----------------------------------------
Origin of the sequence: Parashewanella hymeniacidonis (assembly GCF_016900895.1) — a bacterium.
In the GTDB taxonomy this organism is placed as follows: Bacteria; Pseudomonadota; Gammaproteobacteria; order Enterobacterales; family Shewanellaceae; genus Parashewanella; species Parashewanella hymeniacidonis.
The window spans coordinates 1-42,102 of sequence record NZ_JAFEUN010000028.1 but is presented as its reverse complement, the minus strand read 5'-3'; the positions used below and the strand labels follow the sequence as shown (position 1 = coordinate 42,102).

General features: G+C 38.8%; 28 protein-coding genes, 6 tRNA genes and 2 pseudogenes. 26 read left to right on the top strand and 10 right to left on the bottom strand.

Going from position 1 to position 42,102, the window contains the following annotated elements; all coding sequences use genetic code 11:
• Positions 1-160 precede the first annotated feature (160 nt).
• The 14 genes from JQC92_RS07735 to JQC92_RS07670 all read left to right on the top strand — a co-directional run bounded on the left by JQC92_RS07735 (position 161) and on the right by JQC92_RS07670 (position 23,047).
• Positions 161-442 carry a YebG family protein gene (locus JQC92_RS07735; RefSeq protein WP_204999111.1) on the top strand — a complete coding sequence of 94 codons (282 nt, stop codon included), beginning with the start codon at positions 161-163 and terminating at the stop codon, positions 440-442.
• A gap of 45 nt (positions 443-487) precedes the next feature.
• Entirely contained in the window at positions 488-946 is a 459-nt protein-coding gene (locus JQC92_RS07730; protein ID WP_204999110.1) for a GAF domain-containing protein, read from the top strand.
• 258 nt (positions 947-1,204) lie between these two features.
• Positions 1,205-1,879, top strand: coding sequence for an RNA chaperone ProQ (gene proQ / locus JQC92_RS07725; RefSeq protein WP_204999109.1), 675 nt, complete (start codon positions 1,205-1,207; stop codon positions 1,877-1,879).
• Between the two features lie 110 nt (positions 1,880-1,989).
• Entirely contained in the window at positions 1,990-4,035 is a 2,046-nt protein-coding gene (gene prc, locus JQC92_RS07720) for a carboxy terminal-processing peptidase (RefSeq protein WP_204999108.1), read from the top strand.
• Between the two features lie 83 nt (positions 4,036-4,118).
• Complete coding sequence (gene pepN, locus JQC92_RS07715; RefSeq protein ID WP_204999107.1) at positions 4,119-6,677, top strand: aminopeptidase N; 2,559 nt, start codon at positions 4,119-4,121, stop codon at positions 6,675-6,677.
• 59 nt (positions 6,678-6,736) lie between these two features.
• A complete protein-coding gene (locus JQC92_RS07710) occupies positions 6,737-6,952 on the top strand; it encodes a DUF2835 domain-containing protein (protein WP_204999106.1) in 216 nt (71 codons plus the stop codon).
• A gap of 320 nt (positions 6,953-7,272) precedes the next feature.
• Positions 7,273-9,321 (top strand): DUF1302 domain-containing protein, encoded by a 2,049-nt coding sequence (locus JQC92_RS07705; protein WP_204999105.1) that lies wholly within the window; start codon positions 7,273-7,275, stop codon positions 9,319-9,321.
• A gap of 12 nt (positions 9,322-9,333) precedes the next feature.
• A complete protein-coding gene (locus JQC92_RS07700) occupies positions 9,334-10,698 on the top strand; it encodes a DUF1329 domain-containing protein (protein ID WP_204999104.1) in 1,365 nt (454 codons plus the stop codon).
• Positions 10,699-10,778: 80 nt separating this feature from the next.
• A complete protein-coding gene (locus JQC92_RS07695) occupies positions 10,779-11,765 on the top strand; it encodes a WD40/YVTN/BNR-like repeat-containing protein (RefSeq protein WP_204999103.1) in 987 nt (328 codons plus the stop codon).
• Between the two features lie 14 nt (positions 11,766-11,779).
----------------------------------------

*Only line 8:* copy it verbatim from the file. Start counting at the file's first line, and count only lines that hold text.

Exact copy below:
• Positions 161-442 carry a YebG family protein gene (locus JQC92_RS07735; RefSeq protein WP_204999111.1) on the top strand — a complete coding sequence of 94 codons (282 nt, stop codon included), beginning with the start codon at positions 161-163 and terminating at the stop codon, positions 440-442.